By Conor McCue

(CBS4) – American Red Cross volunteers from Colorado and Wyoming made their way to Baton Rouge, Louisiana ahead of Hurricane Ida. The storm hit Port Fourchon as a category 4 hurricane Sunday afternoon.

A truck is seen in heavy winds and rain from hurricane Ida in Bourg, Louisiana on Aug. 29. (Photo by Mark Felix / AFP) (Photo by MARK FELIX/AFP via Getty Images)

Andrea Carlson, a spokeswoman for the American Red Cross chapter in Colorado and Wyoming, said about a dozen volunteers arrived a few days before the storm. More are expected after the storm loses strength.

“We know that a storm of this size and a potential of this size, we’re going to be here for quite a bit of time, so it’s going to give an opportunity for a lot of people to come out and support in any way they can,” Carlson said.

Storm surge begins to encroach on Louisiana Route 1 ahead of Hurricane Ida in Golden Meadow, Louisiana, U.S., on Sunday, Aug. 29, 2021. (credit: Luke Sharrett/Bloomberg via Getty Images)

Darlene Moore of Loveland arrived in Amite City, Louisiana, on Friday and will work as a member of the shelter team for two weeks. The team is set up in a school gym, and spent Sunday taking in locals, as well as preparing for the storm.

“We opened up a shelter, set up cots, sorted out the kitchen duties, and everyone got their assignments,” Moore said.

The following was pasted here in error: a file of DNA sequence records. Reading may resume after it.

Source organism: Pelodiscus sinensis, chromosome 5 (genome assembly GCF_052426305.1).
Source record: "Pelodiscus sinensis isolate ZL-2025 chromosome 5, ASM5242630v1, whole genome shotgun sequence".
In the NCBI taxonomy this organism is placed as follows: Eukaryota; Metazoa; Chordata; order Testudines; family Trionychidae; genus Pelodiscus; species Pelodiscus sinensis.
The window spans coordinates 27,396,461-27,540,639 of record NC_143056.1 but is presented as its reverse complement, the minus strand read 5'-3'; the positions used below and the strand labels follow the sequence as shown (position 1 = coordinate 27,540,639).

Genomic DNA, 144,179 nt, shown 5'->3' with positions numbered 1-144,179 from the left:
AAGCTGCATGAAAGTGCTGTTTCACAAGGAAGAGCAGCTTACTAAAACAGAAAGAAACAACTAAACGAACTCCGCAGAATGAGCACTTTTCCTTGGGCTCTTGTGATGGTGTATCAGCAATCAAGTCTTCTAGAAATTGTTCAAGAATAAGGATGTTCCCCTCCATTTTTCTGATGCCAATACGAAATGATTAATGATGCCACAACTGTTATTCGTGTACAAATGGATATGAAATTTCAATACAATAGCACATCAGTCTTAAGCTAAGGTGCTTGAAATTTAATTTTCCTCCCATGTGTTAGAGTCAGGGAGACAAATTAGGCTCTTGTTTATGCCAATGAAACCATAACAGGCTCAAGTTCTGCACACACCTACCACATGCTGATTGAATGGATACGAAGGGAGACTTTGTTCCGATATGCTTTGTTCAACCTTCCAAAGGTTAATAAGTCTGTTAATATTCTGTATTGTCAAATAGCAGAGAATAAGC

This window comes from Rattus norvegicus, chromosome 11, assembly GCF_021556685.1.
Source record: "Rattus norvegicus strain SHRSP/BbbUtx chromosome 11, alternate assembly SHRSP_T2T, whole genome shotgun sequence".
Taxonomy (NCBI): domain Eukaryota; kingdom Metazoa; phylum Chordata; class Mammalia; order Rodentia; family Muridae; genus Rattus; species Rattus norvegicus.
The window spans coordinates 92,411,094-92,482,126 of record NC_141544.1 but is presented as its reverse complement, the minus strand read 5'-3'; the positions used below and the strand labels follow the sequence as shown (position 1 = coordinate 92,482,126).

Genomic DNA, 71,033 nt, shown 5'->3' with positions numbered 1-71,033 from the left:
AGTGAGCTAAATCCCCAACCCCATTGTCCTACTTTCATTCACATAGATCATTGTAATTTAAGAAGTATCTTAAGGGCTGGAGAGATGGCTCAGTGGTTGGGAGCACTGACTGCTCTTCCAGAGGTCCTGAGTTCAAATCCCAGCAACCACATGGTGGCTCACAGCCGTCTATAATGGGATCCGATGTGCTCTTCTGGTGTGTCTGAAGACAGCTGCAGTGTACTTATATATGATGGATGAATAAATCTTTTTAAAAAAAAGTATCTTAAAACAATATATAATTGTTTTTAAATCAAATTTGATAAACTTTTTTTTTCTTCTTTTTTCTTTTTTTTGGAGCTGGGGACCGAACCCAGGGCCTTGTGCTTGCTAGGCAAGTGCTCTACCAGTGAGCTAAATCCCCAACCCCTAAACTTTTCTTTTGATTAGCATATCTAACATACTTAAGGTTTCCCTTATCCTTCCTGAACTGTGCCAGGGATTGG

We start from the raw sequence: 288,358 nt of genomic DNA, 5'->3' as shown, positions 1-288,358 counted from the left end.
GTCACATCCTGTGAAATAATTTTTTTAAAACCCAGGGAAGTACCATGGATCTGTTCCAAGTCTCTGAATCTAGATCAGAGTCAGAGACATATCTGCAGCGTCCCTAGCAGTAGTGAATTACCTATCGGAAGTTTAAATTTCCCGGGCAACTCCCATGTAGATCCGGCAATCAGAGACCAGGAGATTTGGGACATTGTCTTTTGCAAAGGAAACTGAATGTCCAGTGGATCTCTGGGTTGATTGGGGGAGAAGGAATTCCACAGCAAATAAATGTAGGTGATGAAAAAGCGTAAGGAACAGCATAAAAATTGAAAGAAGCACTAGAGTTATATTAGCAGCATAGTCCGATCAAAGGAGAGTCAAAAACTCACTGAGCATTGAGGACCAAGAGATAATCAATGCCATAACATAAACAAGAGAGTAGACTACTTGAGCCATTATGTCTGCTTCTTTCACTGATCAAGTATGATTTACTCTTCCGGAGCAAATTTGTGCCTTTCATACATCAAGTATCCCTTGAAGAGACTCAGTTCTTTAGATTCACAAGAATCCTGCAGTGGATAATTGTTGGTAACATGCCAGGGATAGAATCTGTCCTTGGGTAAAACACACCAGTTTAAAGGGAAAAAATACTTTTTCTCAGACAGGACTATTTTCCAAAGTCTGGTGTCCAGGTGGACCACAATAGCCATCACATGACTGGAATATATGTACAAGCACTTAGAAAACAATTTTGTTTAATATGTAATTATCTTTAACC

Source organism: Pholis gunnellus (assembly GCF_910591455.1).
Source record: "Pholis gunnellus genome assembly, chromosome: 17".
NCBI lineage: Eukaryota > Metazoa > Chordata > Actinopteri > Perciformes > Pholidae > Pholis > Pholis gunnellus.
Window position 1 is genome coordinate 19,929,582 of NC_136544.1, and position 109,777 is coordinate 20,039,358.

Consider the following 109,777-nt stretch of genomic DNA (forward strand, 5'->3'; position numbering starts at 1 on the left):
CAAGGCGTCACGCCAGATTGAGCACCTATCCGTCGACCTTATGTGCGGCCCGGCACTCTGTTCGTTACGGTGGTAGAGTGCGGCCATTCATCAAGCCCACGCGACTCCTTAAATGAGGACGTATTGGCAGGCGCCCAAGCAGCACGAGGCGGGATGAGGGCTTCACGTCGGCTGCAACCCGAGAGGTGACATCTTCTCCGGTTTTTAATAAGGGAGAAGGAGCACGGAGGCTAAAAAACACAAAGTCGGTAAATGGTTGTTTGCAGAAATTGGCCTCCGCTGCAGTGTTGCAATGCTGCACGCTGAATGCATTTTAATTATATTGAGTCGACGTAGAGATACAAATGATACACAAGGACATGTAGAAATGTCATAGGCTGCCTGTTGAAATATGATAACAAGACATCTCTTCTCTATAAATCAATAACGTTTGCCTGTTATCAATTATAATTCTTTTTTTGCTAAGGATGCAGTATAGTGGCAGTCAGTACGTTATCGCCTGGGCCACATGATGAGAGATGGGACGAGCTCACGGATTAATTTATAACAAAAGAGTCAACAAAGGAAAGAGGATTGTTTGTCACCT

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“The clients are real quiet right now. I think it’s because the storm is close to being here, if it’s not here already.”

Moore is among hundreds of other American Red Cross volunteers from around the nation. They will help with evacuation centers, long-term shelters, damage assessment and mental health support. Due to COVID concerns, some volunteer work, such as logistics or medical case work, will be done virtually.

A typical deployment for a Red Cross disaster responder is 14 to 21 days.

“Dependent upon how heavy the winds are, how much rain we get, will there be extra flooding, really is going to determine what direction the Red Cross takes and what type of support is then needed for the people of Louisiana,” Carlson said.

Conor McCue